It seems like longer than a year and a half since the Coronavirus pandemic began, and its effects on the nationwide economy and supply chain continue to send aftershocks across multiple industries, including trucking. But even though the global pandemic has changed the lives and livelihoods of millions, it’s only part of the problem when it comes to the biggest issues that are affecting the trucking industry. The ATRI has come out with their list the most critical issues facing the trucking industry.. Here are a few of the top 10 and what we do at Rocky Mountain Trucking to stay ahead of the game and keep our drivers and clients in the very best position to take advantage of this busy time.
Also known as CSA, this is also not a new issue to this list, but this is the first time that CSA has been back in the Top 5 since 2015. The FMCSA has continually made improvements to CSA system in its 10-year history, but carriers continue to report issues with data quality, peer group assignments, and Crash Preventability Program challenges.
The proposed solution with the highest number of votes on this issue:
“Work with FMCSA to update its carrier prioritization methodology, improve its accuracy, and enhance transparency, as it moves to implement the Item Response Theory methodology into the current SMS. The September 2019 U.S. DOT Inspector General (IG) audit of FMCSA’s CSA Corrective Action Plan found that the plan lacked “implementation details for improving transparency and its assessment of carrier safety rankings.” Collaboration with FMCSA to round out those details and successfully implement the National Academies of Sciences recommendations for improving CSA was the preferred strategy by 37.3 percent of respondents.
This is the fourth time in a row that the industry’s driver shortage has been voted the top overall concern. With freight demand now returning to pre-pandemic numbers, the industry continues to struggle with the numbers of drivers who left the industry due to retirement, the FMCSA Drug and Alcohol Clearinghouse, COVID-related concerns, and other reasons.
“Advocate for Congress and federal agencies to develop an apprenticeship program to attract, train and retain safe 18-20-year-old interstate drivers to the industry. Faced with an aging workforce where over a fourth of the driver population (27.4%) is 55 or older,4 fleets are looking to identify a younger cohort of drivers to fill seats. To increase the available pool of qualified candidates, 52.6 percent of respondents believe that opening interstate driving positions to 18-20-year-olds is the best strategy to address the shortage. The DRIVE-Safe Act – which is viewed by many in the industry as a clear pathway to safely integrate 18-20-year-old drivers into a trucking career – provides a framework for an apprenticeship program including hours of training, technology use, and performance benchmarks.”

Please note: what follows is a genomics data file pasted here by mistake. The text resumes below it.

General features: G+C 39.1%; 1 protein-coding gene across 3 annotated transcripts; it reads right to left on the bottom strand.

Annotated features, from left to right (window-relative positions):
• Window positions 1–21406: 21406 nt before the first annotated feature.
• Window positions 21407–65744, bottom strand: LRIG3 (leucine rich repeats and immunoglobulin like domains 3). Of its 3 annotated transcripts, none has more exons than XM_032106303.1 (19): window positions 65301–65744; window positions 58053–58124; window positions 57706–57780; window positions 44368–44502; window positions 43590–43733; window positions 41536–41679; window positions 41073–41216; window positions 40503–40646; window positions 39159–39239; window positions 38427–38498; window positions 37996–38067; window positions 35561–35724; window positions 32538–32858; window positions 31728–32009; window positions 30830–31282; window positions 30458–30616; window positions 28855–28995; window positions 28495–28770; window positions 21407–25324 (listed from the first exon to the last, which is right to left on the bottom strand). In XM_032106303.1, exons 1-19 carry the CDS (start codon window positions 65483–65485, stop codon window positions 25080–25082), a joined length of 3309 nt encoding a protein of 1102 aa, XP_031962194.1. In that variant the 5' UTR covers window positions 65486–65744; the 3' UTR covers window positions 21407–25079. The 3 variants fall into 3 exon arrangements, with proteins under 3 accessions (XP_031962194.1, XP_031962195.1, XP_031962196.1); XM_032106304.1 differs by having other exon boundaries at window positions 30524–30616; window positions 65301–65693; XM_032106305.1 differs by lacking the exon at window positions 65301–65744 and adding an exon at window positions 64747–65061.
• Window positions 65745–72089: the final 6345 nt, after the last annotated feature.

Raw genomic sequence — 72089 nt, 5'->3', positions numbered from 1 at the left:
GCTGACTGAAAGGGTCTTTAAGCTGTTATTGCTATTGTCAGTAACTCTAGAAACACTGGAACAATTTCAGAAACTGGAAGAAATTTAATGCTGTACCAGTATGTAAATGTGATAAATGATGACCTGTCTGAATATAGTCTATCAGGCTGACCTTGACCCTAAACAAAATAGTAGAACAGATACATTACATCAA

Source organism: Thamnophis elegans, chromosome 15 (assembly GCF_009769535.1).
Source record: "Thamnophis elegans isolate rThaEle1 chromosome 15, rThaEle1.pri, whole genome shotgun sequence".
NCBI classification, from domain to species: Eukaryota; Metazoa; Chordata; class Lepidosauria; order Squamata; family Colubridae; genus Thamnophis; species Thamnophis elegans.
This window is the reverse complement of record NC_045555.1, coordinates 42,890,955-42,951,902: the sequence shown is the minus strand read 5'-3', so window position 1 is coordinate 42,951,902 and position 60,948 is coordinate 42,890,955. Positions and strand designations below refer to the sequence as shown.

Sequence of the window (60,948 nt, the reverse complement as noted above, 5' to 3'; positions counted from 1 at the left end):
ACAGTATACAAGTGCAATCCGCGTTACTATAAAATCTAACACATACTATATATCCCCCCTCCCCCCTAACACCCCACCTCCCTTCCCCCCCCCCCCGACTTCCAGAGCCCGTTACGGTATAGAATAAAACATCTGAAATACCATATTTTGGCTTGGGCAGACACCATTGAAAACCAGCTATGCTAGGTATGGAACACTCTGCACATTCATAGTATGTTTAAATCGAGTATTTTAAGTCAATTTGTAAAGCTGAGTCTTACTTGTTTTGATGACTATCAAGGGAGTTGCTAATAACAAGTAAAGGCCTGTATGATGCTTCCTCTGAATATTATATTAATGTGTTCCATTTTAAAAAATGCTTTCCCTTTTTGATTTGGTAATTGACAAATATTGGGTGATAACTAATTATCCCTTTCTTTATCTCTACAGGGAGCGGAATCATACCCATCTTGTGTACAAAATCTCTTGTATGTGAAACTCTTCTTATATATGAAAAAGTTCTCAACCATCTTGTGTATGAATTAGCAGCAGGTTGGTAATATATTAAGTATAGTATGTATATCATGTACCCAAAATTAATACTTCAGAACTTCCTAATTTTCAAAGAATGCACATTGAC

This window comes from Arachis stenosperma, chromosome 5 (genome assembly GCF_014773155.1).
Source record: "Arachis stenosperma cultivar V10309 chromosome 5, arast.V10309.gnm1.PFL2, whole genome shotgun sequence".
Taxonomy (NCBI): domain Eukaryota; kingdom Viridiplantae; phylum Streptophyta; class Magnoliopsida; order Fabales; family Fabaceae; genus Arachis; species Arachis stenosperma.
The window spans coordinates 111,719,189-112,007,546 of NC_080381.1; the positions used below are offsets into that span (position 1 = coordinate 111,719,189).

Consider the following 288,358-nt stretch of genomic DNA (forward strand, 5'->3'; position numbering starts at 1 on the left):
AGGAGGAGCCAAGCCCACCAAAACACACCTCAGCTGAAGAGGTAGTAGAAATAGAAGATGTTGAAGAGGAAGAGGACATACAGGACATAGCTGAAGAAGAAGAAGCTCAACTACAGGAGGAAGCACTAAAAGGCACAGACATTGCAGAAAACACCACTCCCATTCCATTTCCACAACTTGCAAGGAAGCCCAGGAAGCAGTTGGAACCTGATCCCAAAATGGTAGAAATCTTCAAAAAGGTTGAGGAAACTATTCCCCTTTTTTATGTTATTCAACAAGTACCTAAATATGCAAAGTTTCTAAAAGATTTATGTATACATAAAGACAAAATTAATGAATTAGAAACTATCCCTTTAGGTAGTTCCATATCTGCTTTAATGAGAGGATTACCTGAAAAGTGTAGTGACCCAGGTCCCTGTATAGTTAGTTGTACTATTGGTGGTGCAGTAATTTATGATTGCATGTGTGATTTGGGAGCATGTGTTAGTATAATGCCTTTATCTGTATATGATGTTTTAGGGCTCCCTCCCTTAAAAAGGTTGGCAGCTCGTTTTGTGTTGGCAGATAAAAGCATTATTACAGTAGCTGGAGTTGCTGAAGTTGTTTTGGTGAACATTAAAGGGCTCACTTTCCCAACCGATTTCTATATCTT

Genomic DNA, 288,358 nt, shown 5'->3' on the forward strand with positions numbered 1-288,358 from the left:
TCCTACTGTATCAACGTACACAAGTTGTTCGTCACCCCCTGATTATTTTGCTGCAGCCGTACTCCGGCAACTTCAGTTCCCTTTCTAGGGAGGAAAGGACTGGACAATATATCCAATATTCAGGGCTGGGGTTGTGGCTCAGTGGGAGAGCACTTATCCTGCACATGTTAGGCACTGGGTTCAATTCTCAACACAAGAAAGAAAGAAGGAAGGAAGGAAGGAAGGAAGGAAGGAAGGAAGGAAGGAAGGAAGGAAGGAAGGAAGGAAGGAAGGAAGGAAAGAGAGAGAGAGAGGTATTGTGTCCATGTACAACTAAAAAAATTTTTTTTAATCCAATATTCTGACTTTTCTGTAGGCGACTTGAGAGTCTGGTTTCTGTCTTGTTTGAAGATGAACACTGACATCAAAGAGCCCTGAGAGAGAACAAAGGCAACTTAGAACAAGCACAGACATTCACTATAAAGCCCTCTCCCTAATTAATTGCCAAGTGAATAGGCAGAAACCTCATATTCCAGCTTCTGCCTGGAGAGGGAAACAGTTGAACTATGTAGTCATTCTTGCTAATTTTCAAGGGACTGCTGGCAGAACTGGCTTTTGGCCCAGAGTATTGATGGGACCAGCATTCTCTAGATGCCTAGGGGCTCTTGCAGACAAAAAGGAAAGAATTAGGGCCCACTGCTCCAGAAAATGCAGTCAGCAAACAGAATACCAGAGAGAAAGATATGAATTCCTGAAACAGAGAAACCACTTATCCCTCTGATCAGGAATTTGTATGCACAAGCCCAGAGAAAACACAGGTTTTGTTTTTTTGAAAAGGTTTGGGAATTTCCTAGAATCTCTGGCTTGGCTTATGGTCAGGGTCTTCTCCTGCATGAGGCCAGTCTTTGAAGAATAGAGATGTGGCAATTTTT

This issue made its debut in this survey’s inaugural year and has now made its way back to the Top Ten 16 years later as the number five biggest issue. The ATRI found that insurance costs per mile increased 18.3% over the last five years, affecting many smaller fleets and causing even more to go out of business.
“Quantify the impact of rising insurance costs on industry operations, safety investments, and driver training. ATRI’s recent study on the impact of nuclear verdicts on the trucking industry documented some of the impacts of rising insurance costs, including reduced resources for driver training. Additionally, ATRI’s Research Advisory Committee identified this topic – Impacts of Rising Insurance Costs on Industry Operational Costs – as a top research priority for 2020; a strategy that 50.9 percent of survey respondents selected as their top choice.”
This issue made the Top 10 for a second year in a row but dropped several spots to number 9 due to the increased attention and urgency of other issues that hit the industry during 2020. The impacts of increased detentions and delays at customer facilities are multiple and directly impact hours of service, compensation, and parking.
“Identify best practices, technologies, and strategies that reduce or eliminate driver detention at shipper/receiver facilities. ATRI’s 2019 Driver Detention study found that drivers and carriers attributed excessive detention to a number of factors including dock employee issues, product readiness, lack of dock space, overbooking, and lack of technology solutions, among others. A plurality of respondents (40.4%) believe that the best solution for reducing detention is to synthesize and promote the best practices and mitigating strategies that address top detention causes.”